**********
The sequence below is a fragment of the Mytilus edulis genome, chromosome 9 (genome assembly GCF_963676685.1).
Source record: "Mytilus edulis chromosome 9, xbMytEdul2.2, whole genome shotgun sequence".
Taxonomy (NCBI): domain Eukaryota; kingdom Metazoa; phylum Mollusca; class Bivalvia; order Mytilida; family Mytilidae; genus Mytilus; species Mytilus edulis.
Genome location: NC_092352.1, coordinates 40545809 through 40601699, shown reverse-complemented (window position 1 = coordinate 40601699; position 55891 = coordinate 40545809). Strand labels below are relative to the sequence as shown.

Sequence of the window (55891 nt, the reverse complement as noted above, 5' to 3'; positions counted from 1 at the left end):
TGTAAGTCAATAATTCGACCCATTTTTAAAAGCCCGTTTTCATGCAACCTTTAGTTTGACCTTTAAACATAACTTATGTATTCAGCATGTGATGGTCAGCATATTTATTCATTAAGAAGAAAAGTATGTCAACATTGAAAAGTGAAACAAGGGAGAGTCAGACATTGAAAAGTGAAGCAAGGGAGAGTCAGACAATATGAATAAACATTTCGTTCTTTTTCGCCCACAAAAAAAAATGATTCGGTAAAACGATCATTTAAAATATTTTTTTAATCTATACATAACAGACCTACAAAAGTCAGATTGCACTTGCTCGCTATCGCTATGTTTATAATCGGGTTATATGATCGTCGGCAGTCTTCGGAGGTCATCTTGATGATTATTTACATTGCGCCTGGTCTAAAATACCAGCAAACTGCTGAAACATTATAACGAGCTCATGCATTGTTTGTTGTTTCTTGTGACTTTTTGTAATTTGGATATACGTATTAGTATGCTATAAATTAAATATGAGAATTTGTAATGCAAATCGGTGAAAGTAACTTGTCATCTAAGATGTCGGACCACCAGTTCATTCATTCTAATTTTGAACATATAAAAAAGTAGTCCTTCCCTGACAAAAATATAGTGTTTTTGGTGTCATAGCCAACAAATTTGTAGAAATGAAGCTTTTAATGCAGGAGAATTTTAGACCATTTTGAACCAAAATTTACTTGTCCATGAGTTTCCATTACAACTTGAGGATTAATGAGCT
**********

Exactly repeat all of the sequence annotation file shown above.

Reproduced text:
The sequence below is a fragment of the Mytilus edulis genome, chromosome 9 (genome assembly GCF_963676685.1).
Source record: "Mytilus edulis chromosome 9, xbMytEdul2.2, whole genome shotgun sequence".
Taxonomy (NCBI): domain Eukaryota; kingdom Metazoa; phylum Mollusca; class Bivalvia; order Mytilida; family Mytilidae; genus Mytilus; species Mytilus edulis.
Genome location: NC_092352.1, coordinates 40545809 through 40601699, shown reverse-complemented (window position 1 = coordinate 40601699; position 55891 = coordinate 40545809). Strand labels below are relative to the sequence as shown.

Sequence of the window (55891 nt, the reverse complement as noted above, 5' to 3'; positions counted from 1 at the left end):
TGTAAGTCAATAATTCGACCCATTTTTAAAAGCCCGTTTTCATGCAACCTTTAGTTTGACCTTTAAACATAACTTATGTATTCAGCATGTGATGGTCAGCATATTTATTCATTAAGAAGAAAAGTATGTCAACATTGAAAAGTGAAACAAGGGAGAGTCAGACATTGAAAAGTGAAGCAAGGGAGAGTCAGACAATATGAATAAACATTTCGTTCTTTTTCGCCCACAAAAAAAAATGATTCGGTAAAACGATCATTTAAAATATTTTTTTAATCTATACATAACAGACCTACAAAAGTCAGATTGCACTTGCTCGCTATCGCTATGTTTATAATCGGGTTATATGATCGTCGGCAGTCTTCGGAGGTCATCTTGATGATTATTTACATTGCGCCTGGTCTAAAATACCAGCAAACTGCTGAAACATTATAACGAGCTCATGCATTGTTTGTTGTTTCTTGTGACTTTTTGTAATTTGGATATACGTATTAGTATGCTATAAATTAAATATGAGAATTTGTAATGCAAATCGGTGAAAGTAACTTGTCATCTAAGATGTCGGACCACCAGTTCATTCATTCTAATTTTGAACATATAAAAAAGTAGTCCTTCCCTGACAAAAATATAGTGTTTTTGGTGTCATAGCCAACAAATTTGTAGAAATGAAGCTTTTAATGCAGGAGAATTTTAGACCATTTTGAACCAAAATTTACTTGTCCATGAGTTTCCATTACAACTTGAGGATTAATGAGCT